Sens. Michael Roberson of Henderson, Joe Hardy of Boulder City and Ben Kieckhefer of Reno introduced legislation Monday that's aimed at cleaning up what builders see as some of the worst issues surrounding construction-defects law.
SB161 would first strengthen the definition of a construction defect to require that it be something "which presents an unreasonable risk of injury to a person or property or which results in physical damage in violation of accepted standards of quality."
It also would eliminate the automatic awarding of attorney fees in construction-defects cases. That provision is unique in the nation, and changing it would alone eliminate most frivolous lawsuits filed over home-construction problems because lawyers would know they wouldn't automatically get paid for driving a case to court, Roberson said.
He said the "entitlement" to attorney fees "has been the irresistible enticement for unscrupulous lawyers who have hijacked homeowners associations in order to steer construction-defect cases to their offices."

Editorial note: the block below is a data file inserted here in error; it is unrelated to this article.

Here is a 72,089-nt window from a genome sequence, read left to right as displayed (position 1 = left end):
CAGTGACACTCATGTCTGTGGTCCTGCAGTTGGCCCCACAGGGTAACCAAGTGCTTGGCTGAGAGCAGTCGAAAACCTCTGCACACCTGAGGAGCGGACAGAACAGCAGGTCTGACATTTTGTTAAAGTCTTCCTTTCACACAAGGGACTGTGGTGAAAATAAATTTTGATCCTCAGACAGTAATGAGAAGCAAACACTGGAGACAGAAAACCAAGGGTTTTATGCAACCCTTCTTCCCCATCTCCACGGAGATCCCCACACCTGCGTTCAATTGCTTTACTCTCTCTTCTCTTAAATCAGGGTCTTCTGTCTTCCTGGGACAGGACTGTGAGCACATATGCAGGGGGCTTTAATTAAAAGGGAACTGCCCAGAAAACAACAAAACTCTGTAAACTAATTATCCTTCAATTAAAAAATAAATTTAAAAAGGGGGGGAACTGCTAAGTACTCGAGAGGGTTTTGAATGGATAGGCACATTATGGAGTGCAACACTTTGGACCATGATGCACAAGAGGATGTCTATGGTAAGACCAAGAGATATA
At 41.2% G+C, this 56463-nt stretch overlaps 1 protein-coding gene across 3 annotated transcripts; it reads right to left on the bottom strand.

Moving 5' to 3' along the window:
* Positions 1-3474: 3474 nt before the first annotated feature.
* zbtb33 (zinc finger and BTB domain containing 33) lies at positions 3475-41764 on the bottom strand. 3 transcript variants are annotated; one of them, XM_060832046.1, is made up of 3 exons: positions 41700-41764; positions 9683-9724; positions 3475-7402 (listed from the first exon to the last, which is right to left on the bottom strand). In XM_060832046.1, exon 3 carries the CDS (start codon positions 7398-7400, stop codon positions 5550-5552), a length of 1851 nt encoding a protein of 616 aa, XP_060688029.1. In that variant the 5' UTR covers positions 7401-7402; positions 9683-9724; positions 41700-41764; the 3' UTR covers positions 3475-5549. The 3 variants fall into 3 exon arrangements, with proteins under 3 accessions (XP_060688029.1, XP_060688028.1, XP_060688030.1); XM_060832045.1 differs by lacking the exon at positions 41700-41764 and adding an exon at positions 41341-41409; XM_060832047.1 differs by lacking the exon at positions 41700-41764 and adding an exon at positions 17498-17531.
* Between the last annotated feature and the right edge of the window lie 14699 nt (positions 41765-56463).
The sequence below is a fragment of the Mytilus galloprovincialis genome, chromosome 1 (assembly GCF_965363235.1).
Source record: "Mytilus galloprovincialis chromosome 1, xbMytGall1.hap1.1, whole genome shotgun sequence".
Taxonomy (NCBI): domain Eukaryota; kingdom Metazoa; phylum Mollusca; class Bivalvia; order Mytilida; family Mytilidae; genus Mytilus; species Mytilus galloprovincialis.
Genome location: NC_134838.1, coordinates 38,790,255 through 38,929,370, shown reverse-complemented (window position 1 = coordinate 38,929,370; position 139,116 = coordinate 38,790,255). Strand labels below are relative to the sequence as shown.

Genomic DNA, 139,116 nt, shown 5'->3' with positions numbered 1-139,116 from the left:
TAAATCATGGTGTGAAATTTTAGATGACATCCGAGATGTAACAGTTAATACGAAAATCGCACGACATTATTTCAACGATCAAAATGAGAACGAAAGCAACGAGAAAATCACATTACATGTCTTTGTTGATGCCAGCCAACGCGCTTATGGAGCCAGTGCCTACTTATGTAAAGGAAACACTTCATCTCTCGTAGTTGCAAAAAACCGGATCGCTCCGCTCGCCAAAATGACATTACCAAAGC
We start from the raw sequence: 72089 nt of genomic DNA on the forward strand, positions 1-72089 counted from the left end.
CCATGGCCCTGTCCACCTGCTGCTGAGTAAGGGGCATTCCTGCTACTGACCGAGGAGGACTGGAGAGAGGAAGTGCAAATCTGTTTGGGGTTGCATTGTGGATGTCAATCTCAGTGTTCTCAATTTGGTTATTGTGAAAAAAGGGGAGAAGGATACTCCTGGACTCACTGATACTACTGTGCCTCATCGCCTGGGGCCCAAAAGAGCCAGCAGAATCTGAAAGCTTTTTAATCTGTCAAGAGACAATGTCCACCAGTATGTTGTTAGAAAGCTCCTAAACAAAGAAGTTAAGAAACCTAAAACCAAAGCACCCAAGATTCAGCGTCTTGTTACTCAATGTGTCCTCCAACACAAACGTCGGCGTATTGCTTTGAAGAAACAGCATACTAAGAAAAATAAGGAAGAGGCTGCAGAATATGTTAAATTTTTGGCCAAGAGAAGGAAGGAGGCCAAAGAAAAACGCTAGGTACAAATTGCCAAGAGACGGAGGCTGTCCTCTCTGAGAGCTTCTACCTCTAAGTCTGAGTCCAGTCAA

The measure would narrow the period during which a lawsuit can be filed, the so-called statute of repose, from 10 years to three.
Roberson, himself a lawyer, said the problem centers around a small group of "unscrupulous attorneys cleaning up" on such lawsuits.
The bill also would require that any construction-defect claims be disclosed to a home's potential buyers.
One goal of the plan is to give builders a chance to fix a problem instead of ending up in court, after which they can't make repairs until litigation is handled, Roberson said.
He said he doesn't see SB161 as partisan. He said the language is the same as what's proposed by Democratic Sen. Terry Care of Las Vegas in the 2009 session, which Roberson said received significant Democratic support in the Senate.
SB161 was referred to the Judiciary Committee for study.
Article Topics: LegislatureLegislature